Aramex says not exposed to troubled Abraaj Group

Logistics firm Aramex has revealed it has not been, in any way, exposed to recent developments surrounding Dubai-based buyout group Abraaj Group, which has been accused of misuse of investor funds.

In a statement, Aramex said it has no ties to the investment group.

“Based on our knowledge and current information, Aramex is not tied to Abraaj Group in any way, nor do we have any investments in the company or any of its projects or funds. Aramex will not be exposed to Abraaj as a result, and in light, of the company’s recent developments,” the statement read.

Founded by Arif Naqvi in 2002, Abraaj Group had nearly $14 billion of assets under management before the allegations led it to undergo a court-supervised restructuring in June in the Cayman Islands, where it registered. So far, the company has denied any wrongdoing.

Abraaj Capital in 2002 bought a substantial stake in Aramex through its Cayman registered structured buyout fund, after which Aramex – then listed on Nasdaq as the first Arab company to trade its shares on a US stock exchange – was delisted.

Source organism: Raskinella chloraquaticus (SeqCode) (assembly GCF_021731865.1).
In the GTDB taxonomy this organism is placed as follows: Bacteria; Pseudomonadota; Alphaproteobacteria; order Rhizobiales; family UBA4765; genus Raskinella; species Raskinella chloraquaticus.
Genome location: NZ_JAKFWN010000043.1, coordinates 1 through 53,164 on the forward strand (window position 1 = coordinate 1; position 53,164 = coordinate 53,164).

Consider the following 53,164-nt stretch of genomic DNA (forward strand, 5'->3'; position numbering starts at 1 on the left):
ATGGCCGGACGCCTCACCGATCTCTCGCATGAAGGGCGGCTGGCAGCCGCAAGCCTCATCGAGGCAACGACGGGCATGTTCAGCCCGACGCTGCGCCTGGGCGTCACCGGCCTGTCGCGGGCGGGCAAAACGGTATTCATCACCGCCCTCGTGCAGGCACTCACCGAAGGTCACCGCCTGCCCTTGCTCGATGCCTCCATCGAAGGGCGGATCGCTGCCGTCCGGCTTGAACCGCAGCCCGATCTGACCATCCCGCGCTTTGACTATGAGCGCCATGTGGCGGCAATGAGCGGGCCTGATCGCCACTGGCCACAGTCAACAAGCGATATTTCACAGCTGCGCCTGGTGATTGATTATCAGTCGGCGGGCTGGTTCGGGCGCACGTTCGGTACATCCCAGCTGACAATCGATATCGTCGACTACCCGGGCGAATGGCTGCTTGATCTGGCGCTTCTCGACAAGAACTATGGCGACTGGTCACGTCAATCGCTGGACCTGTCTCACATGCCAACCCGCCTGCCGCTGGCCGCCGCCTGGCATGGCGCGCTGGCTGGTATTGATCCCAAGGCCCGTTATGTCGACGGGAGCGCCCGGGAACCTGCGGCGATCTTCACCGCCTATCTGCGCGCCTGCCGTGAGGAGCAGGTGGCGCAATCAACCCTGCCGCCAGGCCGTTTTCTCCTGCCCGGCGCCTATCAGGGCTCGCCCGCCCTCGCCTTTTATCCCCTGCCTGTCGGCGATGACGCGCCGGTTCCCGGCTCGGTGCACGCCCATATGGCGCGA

Abraaj claims to have augmented Aramex’s financial position through “several strategic initiatives including optimising operational efficiencies, developing specialised products and capabilities, and developing global partnerships and alliances,” a statement in the firm’s website reads.

The value creation plan eventually led to a $270 million initial public offering (IPO) on the Dubai Financial Market.

Aramex was initially set up in 1982 as a privately held express operator that served US-based delivery companies including Federal Express.

Exposure revealed

A number of companies listed on the Abu Dhabi Securities Exchange on Tuesday revealed their exposure to troubled Dubai-based buyout group Abraaj. Six companies including banking giant First Abu Dhabi Bank, the merged entity of First Gulf Bank and National Bank of Abu Dhabi, said it has direct exposure to Abraaj through a fully secured three-year loan of $21.4 million.

United Arab Bank, Al Qudra Holding and Waha Capital said they had indirect exposure while Al Buhaira National Insurance Company said it has AED8.4 million worth of exposure and Emirates Insurance said it has $2.45 million exposure.

In a series of posts on the website of the Abu Dhabi bourse, Abu Dhabi Commercial Bank, Invest Bank, RAK Properties, RAKBank, RAK Ceramics and Julphar Gulf announced they have no exposure to Abraaj, which has filed for provisional liquidation.

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